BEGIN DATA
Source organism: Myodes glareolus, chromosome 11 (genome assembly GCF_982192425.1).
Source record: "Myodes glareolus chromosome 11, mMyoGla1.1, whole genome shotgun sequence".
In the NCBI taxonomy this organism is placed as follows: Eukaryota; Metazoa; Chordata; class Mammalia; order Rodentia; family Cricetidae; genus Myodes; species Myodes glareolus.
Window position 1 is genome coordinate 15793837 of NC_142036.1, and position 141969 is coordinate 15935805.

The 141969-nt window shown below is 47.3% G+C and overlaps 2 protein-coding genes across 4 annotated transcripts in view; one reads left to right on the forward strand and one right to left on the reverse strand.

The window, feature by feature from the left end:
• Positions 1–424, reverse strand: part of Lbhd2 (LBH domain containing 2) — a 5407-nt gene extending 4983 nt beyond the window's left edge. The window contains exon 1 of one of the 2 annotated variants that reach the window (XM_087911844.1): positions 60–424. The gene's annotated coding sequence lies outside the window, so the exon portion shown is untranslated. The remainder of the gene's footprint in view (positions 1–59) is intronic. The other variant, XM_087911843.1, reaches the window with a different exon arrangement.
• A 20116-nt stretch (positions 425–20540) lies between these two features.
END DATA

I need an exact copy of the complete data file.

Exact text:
Source organism: Myodes glareolus, chromosome 11 (genome assembly GCF_982192425.1).
Source record: "Myodes glareolus chromosome 11, mMyoGla1.1, whole genome shotgun sequence".
In the NCBI taxonomy this organism is placed as follows: Eukaryota; Metazoa; Chordata; class Mammalia; order Rodentia; family Cricetidae; genus Myodes; species Myodes glareolus.
Window position 1 is genome coordinate 15793837 of NC_142036.1, and position 141969 is coordinate 15935805.

The 141969-nt window shown below is 47.3% G+C and overlaps 2 protein-coding genes across 4 annotated transcripts in view; one reads left to right on the forward strand and one right to left on the reverse strand.

The window, feature by feature from the left end:
• Positions 1–424, reverse strand: part of Lbhd2 (LBH domain containing 2) — a 5407-nt gene extending 4983 nt beyond the window's left edge. The window contains exon 1 of one of the 2 annotated variants that reach the window (XM_087911844.1): positions 60–424. The gene's annotated coding sequence lies outside the window, so the exon portion shown is untranslated. The remainder of the gene's footprint in view (positions 1–59) is intronic. The other variant, XM_087911843.1, reaches the window with a different exon arrangement.
• A 20116-nt stretch (positions 425–20540) lies between these two features.